Embryo Biosensoring and Selection Human embryos are characterized by intrinsic genomic instability (McCoy et al., 2015). Meiotic chromosomal aneuploidies correlate strongly with maternal age and disproportionally affect smaller maternal chromosomes. By contrast, chaotic cell divisions caused by spindle abnormalities in early cleavage stage embryos result in complex mitotic aneuploidies that are independent of maternal age, frequently involve larger chromosomes, and are not biased towards either maternal or paternal homologs. As a consequence of mitotic disjunction during the cleavage stages, mostdif not alldhuman preimplantation embryos harbor aneuploid blastomeres. While some chromosomal errors may lead to early embryonic arrest, complex mosaic aneuploidies remain prevalent at the blastocyst stage. The human endometrium is adapted to deal with this diversity in embryo quality. In fact, the coupling of spontaneous decidualization to menstrual shedding could be viewed as an ingenious solution to deal with chaotic and potentially highly invasive blastocysts. First, with menstruation being the default position, an effective and safe “disposal system” for aberrant embryos is built into the cycle. Second, a significant lag-period exists between implantation and sufficient progesterone production by the emerging placenta. This lag-period makes it incumbent on the implanting embryo to produce sufficient “fitness” signals, such as human chorionic gonadotropin (hCG), to avoid corpus luteum failure and inevitable rejection. Furthermore, decidual cells have emerged as exquisite biosensors of embryo quality and mount a tailored response to an implanting blastocyst that either supports further development or results in a stress response that facilitates early disposal (Brosens et al., 2014). Different experimental models have highlighted the particular aptness of decidualizing cells in sensing poor quality human embryos. In coculture, decidualizing EnSCs respond to a developmentally compromised blastocyst by silencing the secretion of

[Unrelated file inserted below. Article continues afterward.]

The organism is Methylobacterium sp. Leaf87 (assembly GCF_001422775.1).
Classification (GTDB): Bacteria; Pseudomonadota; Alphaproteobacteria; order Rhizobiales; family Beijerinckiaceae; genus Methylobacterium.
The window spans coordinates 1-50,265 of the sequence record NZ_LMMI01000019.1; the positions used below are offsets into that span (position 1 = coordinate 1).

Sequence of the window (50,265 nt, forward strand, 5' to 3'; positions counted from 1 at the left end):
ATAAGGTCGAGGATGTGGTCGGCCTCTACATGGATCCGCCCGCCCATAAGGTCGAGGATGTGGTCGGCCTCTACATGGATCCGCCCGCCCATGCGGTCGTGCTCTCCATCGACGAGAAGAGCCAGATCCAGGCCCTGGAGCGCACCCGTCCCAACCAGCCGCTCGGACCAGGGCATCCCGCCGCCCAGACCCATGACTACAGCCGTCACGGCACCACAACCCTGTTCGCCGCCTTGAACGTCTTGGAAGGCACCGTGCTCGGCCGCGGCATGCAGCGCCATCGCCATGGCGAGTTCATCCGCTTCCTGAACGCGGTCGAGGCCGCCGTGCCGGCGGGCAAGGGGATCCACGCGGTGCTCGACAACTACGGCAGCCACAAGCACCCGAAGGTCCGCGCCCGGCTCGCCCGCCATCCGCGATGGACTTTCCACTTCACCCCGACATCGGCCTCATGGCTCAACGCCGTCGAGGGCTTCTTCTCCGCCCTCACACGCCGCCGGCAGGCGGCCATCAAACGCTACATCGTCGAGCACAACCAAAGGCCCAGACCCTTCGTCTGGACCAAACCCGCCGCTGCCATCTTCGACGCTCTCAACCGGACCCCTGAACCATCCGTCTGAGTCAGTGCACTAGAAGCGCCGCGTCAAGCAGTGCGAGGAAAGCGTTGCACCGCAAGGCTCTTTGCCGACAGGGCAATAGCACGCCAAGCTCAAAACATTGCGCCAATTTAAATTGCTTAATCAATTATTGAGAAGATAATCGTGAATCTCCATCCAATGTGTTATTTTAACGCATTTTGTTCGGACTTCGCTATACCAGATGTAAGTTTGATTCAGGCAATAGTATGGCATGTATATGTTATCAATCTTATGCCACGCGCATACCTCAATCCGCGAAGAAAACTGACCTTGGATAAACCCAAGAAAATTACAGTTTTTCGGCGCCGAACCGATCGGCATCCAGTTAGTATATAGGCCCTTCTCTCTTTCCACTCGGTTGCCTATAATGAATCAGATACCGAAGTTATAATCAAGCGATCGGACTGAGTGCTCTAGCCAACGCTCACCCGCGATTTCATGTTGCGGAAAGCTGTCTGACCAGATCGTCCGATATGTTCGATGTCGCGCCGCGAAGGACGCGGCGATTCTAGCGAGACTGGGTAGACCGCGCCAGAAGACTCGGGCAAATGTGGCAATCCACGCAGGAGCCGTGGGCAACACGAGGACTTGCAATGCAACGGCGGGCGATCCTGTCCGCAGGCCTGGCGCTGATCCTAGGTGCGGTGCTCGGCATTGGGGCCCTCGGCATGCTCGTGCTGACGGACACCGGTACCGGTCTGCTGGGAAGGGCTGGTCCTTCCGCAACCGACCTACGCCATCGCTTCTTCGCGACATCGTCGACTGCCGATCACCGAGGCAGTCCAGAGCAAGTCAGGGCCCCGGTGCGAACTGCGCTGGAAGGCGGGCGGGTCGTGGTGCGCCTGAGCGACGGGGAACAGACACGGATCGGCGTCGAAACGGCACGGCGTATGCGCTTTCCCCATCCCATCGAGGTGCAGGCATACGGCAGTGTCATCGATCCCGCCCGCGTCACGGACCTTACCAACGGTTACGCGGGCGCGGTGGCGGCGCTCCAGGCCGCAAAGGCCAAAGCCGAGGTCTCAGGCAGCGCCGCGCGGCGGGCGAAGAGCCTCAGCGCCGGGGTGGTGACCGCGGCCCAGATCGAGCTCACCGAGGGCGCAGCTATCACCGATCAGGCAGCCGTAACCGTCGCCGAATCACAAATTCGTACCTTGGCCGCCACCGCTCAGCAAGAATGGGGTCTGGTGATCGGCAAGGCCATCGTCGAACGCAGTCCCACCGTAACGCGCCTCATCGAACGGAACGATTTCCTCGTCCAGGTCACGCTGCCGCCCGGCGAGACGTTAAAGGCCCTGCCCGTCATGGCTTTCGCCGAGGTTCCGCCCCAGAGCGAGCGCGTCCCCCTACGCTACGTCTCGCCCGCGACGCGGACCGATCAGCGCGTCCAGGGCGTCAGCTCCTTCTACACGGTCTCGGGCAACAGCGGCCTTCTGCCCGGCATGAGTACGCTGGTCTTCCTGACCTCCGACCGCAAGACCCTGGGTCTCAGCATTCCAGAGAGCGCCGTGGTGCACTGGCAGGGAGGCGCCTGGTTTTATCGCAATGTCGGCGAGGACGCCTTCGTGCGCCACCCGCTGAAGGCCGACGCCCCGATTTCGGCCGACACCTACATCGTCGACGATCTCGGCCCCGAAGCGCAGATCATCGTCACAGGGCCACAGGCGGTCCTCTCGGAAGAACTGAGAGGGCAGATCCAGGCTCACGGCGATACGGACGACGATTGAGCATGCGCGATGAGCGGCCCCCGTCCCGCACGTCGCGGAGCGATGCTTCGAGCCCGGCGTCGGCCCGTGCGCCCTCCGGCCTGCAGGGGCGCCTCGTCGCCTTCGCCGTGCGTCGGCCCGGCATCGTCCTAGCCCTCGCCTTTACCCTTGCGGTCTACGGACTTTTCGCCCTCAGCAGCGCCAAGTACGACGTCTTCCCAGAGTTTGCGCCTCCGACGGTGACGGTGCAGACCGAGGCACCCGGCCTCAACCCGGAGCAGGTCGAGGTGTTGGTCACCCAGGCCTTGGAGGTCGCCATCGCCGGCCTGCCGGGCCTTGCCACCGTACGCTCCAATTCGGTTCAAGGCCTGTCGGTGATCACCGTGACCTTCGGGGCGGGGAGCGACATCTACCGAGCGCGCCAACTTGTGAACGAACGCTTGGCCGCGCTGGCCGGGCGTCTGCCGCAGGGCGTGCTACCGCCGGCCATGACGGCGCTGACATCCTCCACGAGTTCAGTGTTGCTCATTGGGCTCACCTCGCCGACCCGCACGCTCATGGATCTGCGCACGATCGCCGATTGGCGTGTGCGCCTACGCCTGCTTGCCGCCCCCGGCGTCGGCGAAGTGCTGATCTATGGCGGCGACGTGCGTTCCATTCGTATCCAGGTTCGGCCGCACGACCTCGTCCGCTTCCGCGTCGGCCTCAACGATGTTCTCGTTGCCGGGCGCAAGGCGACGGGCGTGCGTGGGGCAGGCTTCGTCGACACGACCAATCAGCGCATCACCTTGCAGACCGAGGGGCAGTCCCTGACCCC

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multiple implantation factors, including interleukin-1beta and Heparin-binding EGF-like growth factor (HB-EGF). By contrast, undifferentiated EnSCs appear impervious to embryonic signals, irrespective of developmental potential. Furthermore, genomewide expression profiling revealed a dramatic up-regulation of implantation and metabolic genes in mouse uteri transiently exposed to spent medium of human IVF embryos that resulted in ongoing pregnancies following transfer. By contrast, culture medium conditioned by low-quality human embryos triggered a stress response in the mouse uterus akin to the response observed in primary decidualizing EnSCs (Brosens et al., 2014). When extrapolated to the in vivo situation, these observations strongly suggest that human embryos are subjected to both positive and negative selection pressures at implantation. Efficient biosensoring and negative selection of poor quality embryos at implantation results in preclinical attrition. However, lack of negative selection increases the risk of implantation of developmentally compromised embryos and early pregnancy loss. Similarly, failure of positive selection results in high-quality embryos developing in an unsupportive or hostile maternal environment, which arguably predisposes for fetal miscarriage. The clinical hallmark of persistent lack of embryo selection at implantation is superfertility, defined by a mean time to pregnancy of three cycles or less. The estimated incidence of superfertility in the general population is 3%. By contrast, 40% of patients suffering recurrent pregnancy loss (RPL), defined here as three consecutive miscarriages, are reportedly superfertile. The incidence is even higher in women who experienced five or more miscarriages (Salker et al., 2010). The mechanism that imparts responsiveness of decidual cells to soluble signals from developmentally competent and incompetent embryos is poorly understood. Nevertheless, HSPA8 has been identified as the most downregulated decidual gene in differentiating EnSC cultures exposed to the secretome of developmentally impaired human embryos (Brosens et al., 2014). HSPA8 encodes heat shock 70 kDa protein 8 (HSC70), a key regulator of cellular protein homeostasis. HSC70 levels increase upon decidualization in parallel with expansion of the endoplasmic reticulum that drives the secretory phenotype of differentiating EnSCs. Hence, the importance of this molecular chaperone increases as decidual cells expand their secretory machinery, which may explain why undifferentiated endometrial fibroblasts are not bequeathed with a biosensor function.